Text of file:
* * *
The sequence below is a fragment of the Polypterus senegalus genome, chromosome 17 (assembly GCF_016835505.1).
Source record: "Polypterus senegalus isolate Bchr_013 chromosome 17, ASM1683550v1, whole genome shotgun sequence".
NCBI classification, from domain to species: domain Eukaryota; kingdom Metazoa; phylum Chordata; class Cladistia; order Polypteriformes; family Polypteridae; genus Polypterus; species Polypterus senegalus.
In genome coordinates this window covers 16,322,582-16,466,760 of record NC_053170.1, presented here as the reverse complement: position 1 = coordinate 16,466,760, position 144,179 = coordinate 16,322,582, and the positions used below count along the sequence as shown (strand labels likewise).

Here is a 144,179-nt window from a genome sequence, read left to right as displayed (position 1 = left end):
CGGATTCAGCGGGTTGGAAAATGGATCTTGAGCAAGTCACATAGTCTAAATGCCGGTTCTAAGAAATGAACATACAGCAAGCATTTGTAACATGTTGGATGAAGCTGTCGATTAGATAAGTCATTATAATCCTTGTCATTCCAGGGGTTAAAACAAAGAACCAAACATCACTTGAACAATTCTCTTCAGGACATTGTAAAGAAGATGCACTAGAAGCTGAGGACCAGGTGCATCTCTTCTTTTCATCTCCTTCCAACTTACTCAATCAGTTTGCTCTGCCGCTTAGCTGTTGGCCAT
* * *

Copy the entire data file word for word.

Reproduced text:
The sequence below is a fragment of the Polypterus senegalus genome, chromosome 17 (assembly GCF_016835505.1).
Source record: "Polypterus senegalus isolate Bchr_013 chromosome 17, ASM1683550v1, whole genome shotgun sequence".
NCBI classification, from domain to species: domain Eukaryota; kingdom Metazoa; phylum Chordata; class Cladistia; order Polypteriformes; family Polypteridae; genus Polypterus; species Polypterus senegalus.
In genome coordinates this window covers 16,322,582-16,466,760 of record NC_053170.1, presented here as the reverse complement: position 1 = coordinate 16,466,760, position 144,179 = coordinate 16,322,582, and the positions used below count along the sequence as shown (strand labels likewise).

Here is a 144,179-nt window from a genome sequence, read left to right as displayed (position 1 = left end):
CGGATTCAGCGGGTTGGAAAATGGATCTTGAGCAAGTCACATAGTCTAAATGCCGGTTCTAAGAAATGAACATACAGCAAGCATTTGTAACATGTTGGATGAAGCTGTCGATTAGATAAGTCATTATAATCCTTGTCATTCCAGGGGTTAAAACAAAGAACCAAACATCACTTGAACAATTCTCTTCAGGACATTGTAAAGAAGATGCACTAGAAGCTGAGGACCAGGTGCATCTCTTCTTTTCATCTCCTTCCAACTTACTCAATCAGTTTGCTCTGCCGCTTAGCTGTTGGCCAT